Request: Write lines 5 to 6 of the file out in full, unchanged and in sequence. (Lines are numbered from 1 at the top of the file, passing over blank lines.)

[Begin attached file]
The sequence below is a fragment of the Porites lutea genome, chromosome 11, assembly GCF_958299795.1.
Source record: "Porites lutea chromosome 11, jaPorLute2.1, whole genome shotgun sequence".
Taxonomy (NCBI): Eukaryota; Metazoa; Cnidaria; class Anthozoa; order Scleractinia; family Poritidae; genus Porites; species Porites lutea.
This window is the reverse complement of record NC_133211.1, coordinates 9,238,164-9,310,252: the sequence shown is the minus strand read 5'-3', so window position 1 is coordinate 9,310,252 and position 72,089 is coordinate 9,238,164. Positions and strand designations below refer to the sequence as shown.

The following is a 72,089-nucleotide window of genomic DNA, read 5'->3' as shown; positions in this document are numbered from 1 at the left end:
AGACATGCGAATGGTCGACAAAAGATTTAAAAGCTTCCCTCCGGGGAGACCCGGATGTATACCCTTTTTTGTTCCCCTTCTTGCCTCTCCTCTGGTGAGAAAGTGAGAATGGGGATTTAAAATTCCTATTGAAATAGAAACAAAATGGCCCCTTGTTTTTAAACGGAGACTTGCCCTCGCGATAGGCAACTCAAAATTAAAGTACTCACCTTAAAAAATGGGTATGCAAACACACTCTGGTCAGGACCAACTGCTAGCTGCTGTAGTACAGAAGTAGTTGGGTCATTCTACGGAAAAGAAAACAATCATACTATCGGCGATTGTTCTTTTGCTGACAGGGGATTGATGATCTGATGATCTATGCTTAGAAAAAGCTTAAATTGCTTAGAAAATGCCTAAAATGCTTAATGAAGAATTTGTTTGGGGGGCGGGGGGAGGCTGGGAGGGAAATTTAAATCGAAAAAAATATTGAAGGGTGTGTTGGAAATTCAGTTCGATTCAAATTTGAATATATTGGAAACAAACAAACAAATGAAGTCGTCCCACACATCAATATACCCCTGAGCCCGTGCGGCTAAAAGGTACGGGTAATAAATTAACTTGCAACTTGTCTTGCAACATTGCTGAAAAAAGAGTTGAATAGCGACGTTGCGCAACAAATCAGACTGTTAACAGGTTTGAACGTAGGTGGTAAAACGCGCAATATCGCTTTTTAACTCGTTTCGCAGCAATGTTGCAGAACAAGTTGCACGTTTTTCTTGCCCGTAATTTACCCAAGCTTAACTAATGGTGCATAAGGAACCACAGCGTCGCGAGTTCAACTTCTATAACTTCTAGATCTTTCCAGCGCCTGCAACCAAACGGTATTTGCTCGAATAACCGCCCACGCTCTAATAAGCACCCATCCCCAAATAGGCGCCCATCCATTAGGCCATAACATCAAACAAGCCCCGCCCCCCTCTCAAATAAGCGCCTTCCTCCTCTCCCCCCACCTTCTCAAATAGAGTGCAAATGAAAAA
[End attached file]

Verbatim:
The following is a 72,089-nucleotide window of genomic DNA, read 5'->3' as shown; positions in this document are numbered from 1 at the left end:
AGACATGCGAATGGTCGACAAAAGATTTAAAAGCTTCCCTCCGGGGAGACCCGGATGTATACCCTTTTTTGTTCCCCTTCTTGCCTCTCCTCTGGTGAGAAAGTGAGAATGGGGATTTAAAATTCCTATTGAAATAGAAACAAAATGGCCCCTTGTTTTTAAACGGAGACTTGCCCTCGCGATAGGCAACTCAAAATTAAAGTACTCACCTTAAAAAATGGGTATGCAAACACACTCTGGTCAGGACCAACTGCTAGCTGCTGTAGTACAGAAGTAGTTGGGTCATTCTACGGAAAAGAAAACAATCATACTATCGGCGATTGTTCTTTTGCTGACAGGGGATTGATGATCTGATGATCTATGCTTAGAAAAAGCTTAAATTGCTTAGAAAATGCCTAAAATGCTTAATGAAGAATTTGTTTGGGGGGCGGGGGGAGGCTGGGAGGGAAATTTAAATCGAAAAAAATATTGAAGGGTGTGTTGGAAATTCAGTTCGATTCAAATTTGAATATATTGGAAACAAACAAACAAATGAAGTCGTCCCACACATCAATATACCCCTGAGCCCGTGCGGCTAAAAGGTACGGGTAATAAATTAACTTGCAACTTGTCTTGCAACATTGCTGAAAAAAGAGTTGAATAGCGACGTTGCGCAACAAATCAGACTGTTAACAGGTTTGAACGTAGGTGGTAAAACGCGCAATATCGCTTTTTAACTCGTTTCGCAGCAATGTTGCAGAACAAGTTGCACGTTTTTCTTGCCCGTAATTTACCCAAGCTTAACTAATGGTGCATAAGGAACCACAGCGTCGCGAGTTCAACTTCTATAACTTCTAGATCTTTCCAGCGCCTGCAACCAAACGGTATTTGCTCGAATAACCGCCCACGCTCTAATAAGCACCCATCCCCAAATAGGCGCCCATCCATTAGGCCATAACATCAAACAAGCCCCGCCCCCCTCTCAAATAAGCGCCTTCCTCCTCTCCCCCCACCTTCTCAAATAGAGTGCAAATGAAAAA